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From Lon Varscsak <lon.varsc...@gmail.com>
Subject Re: ObjectCache
Date Fri, 24 Feb 2017 17:25:59 GMT
I built something similar in EOF to local cache, so I think I can answer at
least part of the question.

It’s not uncommon for me to have a complex set of queries to do something
like compute pricing on an order.  Rather than having to maintain many tiny
caches or ivars with query results, all of my code executes queries to get
the data set it needs whenever the pricing calculation is called.  It makes
the code simpler, but gives you the performance of having stored the
results yourself in an ivar (or dictionary).

Add in EHCache and now you can control how long those objects live (rather
than the life of an ivar). If they get removed from cache due to cache
control settings, the next time through the code, it will refetch them but
I don’t have to be aware of this from a code perspective.

Where I’m still hung up, is that it’s common for me to have many parts of
my code that are not aware of each other that display/operate on the same
data, and I’m unsure how to update the cache (since there are multiple
local caches) in between those two components after commit (since change
propagation is turned off by default and even when on is in a separate
thread so I can’t assume the objects will be refreshed when I need).

-Lon

On Fri, Feb 24, 2017 at 3:00 AM, Musall, Maik <maik@selbstdenker.ag> wrote:

> Hi all,
>
> I'd like to extend this question a bit. I just read the entire performance
> tuning chapter again [1], and I'm a bit puzzled especially about the
> ObjectContext's local caches, which Andrus also recommended to use in the
> "A way to refreshObject()" thread:
>
> > So instead of micro-optimizations with shared snapshot cache, you should
> use queries with cache groups and query cache. They get refetched when a
> cache group is flushed in response to an object commit. So technically you
> are not reusing the snapshot cache, but it really doesn't matter. The
> benefit you get in code simplicity, consistency, and often performance,
> always outweighs that. Besides this approach is cluster-friendly.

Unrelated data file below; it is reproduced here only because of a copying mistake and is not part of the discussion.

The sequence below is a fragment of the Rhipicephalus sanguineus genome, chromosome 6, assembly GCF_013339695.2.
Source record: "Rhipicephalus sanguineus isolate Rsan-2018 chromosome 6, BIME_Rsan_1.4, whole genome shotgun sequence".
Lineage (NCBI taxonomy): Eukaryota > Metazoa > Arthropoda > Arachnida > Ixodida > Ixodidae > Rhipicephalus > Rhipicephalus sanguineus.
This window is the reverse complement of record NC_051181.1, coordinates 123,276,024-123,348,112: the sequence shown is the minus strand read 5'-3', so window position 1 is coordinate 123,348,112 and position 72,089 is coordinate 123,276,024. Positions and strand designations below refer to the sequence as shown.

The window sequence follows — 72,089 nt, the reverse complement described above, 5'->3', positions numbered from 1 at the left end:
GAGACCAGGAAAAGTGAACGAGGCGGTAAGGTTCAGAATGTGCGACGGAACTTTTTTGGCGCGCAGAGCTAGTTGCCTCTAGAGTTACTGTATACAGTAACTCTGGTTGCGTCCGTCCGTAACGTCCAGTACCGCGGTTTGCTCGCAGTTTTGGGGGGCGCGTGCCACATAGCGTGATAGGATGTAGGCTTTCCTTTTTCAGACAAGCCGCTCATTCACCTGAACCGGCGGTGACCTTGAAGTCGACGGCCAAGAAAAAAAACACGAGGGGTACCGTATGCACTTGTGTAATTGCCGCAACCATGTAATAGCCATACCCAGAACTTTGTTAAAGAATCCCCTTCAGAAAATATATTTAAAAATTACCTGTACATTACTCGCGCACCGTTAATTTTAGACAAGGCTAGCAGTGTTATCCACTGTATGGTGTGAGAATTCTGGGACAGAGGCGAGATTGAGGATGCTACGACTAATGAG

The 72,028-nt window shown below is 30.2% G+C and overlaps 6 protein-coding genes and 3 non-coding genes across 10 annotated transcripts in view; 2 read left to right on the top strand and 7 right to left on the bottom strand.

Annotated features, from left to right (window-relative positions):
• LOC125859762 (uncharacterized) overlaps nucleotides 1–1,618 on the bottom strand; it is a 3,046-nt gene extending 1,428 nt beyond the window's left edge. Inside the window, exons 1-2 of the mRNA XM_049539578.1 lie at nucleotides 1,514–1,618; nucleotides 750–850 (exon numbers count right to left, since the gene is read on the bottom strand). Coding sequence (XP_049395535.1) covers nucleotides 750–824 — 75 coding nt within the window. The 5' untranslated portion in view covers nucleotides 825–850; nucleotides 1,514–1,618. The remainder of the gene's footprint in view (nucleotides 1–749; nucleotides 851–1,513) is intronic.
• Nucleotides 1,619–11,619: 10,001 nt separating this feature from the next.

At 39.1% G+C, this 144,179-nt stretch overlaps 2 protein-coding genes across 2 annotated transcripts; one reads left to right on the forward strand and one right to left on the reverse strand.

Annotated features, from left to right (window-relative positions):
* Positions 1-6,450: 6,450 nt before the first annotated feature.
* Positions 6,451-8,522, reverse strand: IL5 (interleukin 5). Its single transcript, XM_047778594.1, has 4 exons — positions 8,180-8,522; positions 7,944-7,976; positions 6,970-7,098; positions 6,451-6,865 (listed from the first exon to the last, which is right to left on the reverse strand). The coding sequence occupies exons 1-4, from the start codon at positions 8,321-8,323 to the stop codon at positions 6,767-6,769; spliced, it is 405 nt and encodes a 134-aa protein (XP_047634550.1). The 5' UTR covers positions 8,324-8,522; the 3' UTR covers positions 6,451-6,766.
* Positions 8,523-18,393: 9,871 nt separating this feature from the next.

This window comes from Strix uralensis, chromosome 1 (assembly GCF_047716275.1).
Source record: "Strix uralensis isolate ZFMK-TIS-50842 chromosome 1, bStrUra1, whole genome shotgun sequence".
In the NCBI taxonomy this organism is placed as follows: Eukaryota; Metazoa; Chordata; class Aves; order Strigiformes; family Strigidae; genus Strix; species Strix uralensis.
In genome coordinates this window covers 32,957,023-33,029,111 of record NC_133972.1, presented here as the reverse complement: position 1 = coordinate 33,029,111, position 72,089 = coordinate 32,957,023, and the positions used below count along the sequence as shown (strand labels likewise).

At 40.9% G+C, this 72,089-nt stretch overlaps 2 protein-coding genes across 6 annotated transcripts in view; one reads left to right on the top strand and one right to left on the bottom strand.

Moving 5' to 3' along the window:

>
> Coming from EOF I grew the habit of frequently creating short-lived
> ObjectContexts, so basically every page load uses it's own new
> ObjectContext to get fresh data from the shared global cache, because other
> users may have altered data between page loads. While working on a page, I
> have references to the objects that I need there anyway, so I don't
> understand at all what that context-local cache mechanism should do for me,
> unless that "create new contexts all the time" strategy is just plain wrong
> for Cayenne-based applications?
>
> And even if I would use a longer-lived ObjectContext for something, where
> would that local cache get in effect? Either I have references to objects
> anyway, or I would need to refetch them, which would go through to the
> database, right? In what case would I get a benefit from a local cache? I
> didn't find answers to this in the Cayenne Guide.
>
> Thanks
> Maik
>
> [1] https://cayenne.apache.org/docs/4.0/cayenne-guide/
> performance-tuning.html <https://cayenne.apache.org/
> docs/4.0/cayenne-guide/performance-tuning.html>
>
>
> > Am 23.02.2017 um 09:43 schrieb Markus Reich <markus.reich@markusreich.at
> >:
> >
> > Hi,
> >
> > I'm looking for a more detailed explaination of the caching mechanism, as
> > we are running a quite important and big web application with cayenne, I
> > want to fine tune, because we run in some performance issues.
> >
> > I only found this
> > https://cayenne.apache.org/docs/3.0/individual-object-caching.html
> >
> > In 4.0 docu I can't find anything
> >
> > br
> > Meex
>
>

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